LOUISA COUNTY, Va. (WRIC) – August 23, 2021, marks ten years since a 5.8 magnitude earthquake rocked the East Coast bringing down buildings, businesses and homes.
A 2015 report from the U.S. Geological Survey said the August 2011 earthquake may have been the most widely felt in U.S. history.
The event was felt from Central Virginia through D.C., New England and even parts of Canada. It destroyed Louisa High School and an elementary school.
Former Louisa County employees, county leaders and first responders came together Monday at the steps of Louisa County High School to reflect ten years later.
“The earthquake also damaged other buildings, other schools, many businesses and many homes in our community,” LCPS Superintendent Doug Straley said addressing the crowd. “But what it didn’t destroy was our community.”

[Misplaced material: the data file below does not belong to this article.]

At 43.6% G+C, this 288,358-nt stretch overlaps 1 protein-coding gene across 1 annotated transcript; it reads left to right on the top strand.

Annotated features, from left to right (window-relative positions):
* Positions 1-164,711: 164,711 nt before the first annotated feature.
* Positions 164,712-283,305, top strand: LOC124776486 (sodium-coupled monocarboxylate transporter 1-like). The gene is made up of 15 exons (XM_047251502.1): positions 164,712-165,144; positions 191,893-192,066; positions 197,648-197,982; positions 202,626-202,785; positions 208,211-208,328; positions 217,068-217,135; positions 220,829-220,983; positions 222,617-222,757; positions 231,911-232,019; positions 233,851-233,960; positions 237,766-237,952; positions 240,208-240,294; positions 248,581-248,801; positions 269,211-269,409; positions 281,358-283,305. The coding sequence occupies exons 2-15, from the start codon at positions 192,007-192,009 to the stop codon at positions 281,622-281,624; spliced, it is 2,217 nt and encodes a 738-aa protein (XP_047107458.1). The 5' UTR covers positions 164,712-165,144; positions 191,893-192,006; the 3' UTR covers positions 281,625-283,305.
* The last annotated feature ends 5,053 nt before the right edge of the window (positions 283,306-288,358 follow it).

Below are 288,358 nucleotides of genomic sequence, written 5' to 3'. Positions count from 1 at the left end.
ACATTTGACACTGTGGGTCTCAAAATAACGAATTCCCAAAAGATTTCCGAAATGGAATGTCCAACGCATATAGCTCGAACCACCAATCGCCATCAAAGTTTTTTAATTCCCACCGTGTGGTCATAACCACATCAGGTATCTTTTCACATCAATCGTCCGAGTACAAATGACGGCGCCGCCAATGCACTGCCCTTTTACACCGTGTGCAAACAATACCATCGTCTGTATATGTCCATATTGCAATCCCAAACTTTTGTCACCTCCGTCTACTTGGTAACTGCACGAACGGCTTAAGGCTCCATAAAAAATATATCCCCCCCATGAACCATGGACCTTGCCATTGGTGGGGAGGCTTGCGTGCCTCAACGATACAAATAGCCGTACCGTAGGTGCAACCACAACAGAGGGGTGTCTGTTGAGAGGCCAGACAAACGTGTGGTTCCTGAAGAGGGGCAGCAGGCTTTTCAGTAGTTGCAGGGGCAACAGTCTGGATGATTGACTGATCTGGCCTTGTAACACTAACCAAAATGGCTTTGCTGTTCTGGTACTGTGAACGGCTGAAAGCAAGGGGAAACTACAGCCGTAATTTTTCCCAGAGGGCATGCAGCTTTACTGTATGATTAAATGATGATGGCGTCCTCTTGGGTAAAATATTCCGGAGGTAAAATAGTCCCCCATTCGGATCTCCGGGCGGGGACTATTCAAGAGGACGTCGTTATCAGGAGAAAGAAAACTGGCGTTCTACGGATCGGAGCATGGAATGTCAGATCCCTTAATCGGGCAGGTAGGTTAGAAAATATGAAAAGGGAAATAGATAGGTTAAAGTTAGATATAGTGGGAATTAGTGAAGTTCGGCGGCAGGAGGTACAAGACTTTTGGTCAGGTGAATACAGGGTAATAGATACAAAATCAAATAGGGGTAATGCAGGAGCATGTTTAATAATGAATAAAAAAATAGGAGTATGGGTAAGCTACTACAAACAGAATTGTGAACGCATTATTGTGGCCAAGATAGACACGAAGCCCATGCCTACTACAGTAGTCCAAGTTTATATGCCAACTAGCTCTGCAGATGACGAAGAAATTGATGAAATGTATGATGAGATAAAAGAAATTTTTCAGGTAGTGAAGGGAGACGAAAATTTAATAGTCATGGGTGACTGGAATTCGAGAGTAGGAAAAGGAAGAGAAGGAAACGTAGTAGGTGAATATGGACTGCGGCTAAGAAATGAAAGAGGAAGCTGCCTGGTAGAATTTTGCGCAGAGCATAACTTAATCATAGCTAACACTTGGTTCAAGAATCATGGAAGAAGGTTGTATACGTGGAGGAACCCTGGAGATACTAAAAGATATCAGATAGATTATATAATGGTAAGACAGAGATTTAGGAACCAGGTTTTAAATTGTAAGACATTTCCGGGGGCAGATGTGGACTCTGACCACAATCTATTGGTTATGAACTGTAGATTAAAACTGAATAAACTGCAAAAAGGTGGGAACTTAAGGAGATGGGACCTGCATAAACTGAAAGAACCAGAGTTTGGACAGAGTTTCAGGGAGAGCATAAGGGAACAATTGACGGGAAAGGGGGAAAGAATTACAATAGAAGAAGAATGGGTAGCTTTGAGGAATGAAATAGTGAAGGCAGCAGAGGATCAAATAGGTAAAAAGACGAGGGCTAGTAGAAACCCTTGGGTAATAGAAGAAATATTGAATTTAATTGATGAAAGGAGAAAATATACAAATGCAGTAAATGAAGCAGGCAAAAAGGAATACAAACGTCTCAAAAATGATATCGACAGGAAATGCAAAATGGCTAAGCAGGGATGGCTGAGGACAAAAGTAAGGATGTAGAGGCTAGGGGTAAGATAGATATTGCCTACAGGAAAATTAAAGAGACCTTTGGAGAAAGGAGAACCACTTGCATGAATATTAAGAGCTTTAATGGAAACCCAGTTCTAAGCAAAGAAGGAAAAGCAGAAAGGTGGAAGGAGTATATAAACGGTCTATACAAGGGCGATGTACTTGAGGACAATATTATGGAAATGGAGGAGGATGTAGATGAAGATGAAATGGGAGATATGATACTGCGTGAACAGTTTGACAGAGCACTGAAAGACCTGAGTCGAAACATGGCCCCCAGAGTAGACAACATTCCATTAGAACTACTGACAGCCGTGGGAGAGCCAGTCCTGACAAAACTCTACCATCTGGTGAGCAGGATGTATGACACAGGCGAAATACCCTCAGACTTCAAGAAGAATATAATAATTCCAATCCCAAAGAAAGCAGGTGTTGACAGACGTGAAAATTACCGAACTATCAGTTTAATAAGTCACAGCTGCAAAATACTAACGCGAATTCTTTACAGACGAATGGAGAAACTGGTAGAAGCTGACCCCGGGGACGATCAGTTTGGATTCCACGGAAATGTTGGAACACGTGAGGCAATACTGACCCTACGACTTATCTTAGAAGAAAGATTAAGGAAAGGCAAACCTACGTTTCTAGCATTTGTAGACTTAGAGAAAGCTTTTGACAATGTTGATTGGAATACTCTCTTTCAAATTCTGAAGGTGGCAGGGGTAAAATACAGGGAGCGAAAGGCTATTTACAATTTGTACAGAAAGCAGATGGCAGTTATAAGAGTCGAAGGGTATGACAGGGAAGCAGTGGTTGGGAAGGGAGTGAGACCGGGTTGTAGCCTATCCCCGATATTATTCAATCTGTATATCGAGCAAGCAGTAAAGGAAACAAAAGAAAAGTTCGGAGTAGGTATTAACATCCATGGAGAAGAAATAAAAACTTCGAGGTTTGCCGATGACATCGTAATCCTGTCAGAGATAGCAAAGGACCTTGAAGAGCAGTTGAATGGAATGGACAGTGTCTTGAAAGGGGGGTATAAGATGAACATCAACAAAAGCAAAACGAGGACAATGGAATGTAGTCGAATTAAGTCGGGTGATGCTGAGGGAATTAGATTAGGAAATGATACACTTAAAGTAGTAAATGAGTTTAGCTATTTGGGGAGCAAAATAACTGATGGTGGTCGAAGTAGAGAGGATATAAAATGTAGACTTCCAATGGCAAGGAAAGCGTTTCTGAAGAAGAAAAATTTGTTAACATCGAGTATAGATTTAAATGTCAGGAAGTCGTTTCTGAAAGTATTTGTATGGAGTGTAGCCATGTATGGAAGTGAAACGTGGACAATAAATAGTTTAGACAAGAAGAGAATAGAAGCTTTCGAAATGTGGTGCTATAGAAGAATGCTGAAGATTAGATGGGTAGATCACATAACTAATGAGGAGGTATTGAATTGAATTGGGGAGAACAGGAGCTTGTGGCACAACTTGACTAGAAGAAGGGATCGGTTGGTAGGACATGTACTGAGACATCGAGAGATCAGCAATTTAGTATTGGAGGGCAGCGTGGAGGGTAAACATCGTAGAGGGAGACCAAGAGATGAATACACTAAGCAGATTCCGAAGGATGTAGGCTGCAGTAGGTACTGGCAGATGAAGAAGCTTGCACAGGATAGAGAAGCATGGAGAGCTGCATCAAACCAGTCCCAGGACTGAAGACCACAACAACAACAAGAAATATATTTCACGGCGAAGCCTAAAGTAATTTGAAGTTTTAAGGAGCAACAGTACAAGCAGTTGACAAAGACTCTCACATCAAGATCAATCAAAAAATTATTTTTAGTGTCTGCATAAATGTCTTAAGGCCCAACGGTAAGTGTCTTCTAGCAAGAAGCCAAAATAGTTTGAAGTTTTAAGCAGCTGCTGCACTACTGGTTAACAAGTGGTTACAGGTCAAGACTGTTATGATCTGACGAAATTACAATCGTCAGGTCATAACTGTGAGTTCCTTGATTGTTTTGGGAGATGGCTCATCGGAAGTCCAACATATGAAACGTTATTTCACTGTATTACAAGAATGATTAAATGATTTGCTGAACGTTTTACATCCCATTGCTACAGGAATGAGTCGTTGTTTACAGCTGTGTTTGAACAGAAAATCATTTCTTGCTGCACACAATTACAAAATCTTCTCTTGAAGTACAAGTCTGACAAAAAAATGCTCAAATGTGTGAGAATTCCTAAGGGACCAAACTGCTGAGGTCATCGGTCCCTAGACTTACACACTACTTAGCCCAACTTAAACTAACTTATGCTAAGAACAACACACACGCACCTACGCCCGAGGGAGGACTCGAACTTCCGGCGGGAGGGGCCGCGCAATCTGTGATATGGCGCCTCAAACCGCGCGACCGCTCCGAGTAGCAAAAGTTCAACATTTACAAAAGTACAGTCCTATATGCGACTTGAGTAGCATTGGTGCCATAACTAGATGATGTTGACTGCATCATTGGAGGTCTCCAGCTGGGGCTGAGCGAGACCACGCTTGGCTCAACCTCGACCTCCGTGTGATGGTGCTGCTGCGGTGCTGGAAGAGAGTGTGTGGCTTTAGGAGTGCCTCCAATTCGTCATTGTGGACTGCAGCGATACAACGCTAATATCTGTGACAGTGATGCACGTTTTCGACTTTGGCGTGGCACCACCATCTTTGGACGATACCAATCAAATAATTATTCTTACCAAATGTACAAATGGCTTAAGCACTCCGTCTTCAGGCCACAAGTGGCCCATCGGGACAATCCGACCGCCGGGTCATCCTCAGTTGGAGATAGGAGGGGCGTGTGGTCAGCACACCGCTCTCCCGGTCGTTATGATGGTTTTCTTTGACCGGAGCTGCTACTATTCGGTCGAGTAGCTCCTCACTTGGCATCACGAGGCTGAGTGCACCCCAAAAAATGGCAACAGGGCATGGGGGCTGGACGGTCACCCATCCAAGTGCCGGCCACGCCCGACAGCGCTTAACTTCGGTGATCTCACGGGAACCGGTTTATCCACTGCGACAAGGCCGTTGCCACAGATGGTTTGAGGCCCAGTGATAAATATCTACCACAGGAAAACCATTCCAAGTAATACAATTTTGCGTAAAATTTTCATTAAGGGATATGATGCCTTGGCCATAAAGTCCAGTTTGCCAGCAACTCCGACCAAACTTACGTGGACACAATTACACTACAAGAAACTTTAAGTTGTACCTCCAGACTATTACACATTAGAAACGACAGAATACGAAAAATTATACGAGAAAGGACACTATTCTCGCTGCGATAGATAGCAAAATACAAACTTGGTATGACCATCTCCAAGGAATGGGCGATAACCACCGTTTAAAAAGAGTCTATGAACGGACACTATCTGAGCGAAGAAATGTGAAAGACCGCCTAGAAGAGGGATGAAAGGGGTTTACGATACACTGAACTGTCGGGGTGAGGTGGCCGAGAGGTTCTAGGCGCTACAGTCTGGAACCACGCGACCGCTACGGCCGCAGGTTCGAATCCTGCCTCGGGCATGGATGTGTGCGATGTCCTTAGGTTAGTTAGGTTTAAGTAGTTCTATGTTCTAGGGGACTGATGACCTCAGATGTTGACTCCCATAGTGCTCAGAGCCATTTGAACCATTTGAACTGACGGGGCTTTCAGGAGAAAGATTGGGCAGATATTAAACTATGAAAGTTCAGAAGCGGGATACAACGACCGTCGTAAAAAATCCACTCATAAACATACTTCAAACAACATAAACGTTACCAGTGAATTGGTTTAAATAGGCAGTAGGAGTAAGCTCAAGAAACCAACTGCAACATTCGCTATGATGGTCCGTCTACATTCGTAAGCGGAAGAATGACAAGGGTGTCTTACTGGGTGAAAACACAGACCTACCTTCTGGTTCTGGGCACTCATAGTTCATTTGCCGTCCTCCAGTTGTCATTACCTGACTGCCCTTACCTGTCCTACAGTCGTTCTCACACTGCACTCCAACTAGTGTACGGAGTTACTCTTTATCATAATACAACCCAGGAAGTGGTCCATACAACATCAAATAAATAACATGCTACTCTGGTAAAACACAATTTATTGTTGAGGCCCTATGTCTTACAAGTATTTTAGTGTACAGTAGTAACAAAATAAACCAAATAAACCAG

Candance Wilkerson was the principal of Thomas Jefferson Elementary School when the earthquake struck. It was her first year as principal.
“I was on the phone with a grandparent, and I remember we were talking, and then I was like, ‘My pictures are falling,” she said.
The elementary school was destroyed, but she said community leaders helped them rebuild the school and spirits.
“Just the willingness to listen to the community. Just to make sure the community felt heard and felt safe … that’s just a big memory of mine,” she told 8News.
Louisa High School senior Alexis Downey was a second-grader when the earthquake hit. She recalls being outside for recess.
“As the ground started to shake, I fell off the swings,” she recalled.
Downey said it was a team effort to gather students and to eventually get them back into classrooms. The district set up modular trails for students.
“We were back in school in less than a month — I think it was two or three weeks,” she said. “I don’t think any other community would’ve been able to do that.”
Leaders planted a “Tree of Hope” outside Louisa High School to honor the heroes who helped on August 23, 2011.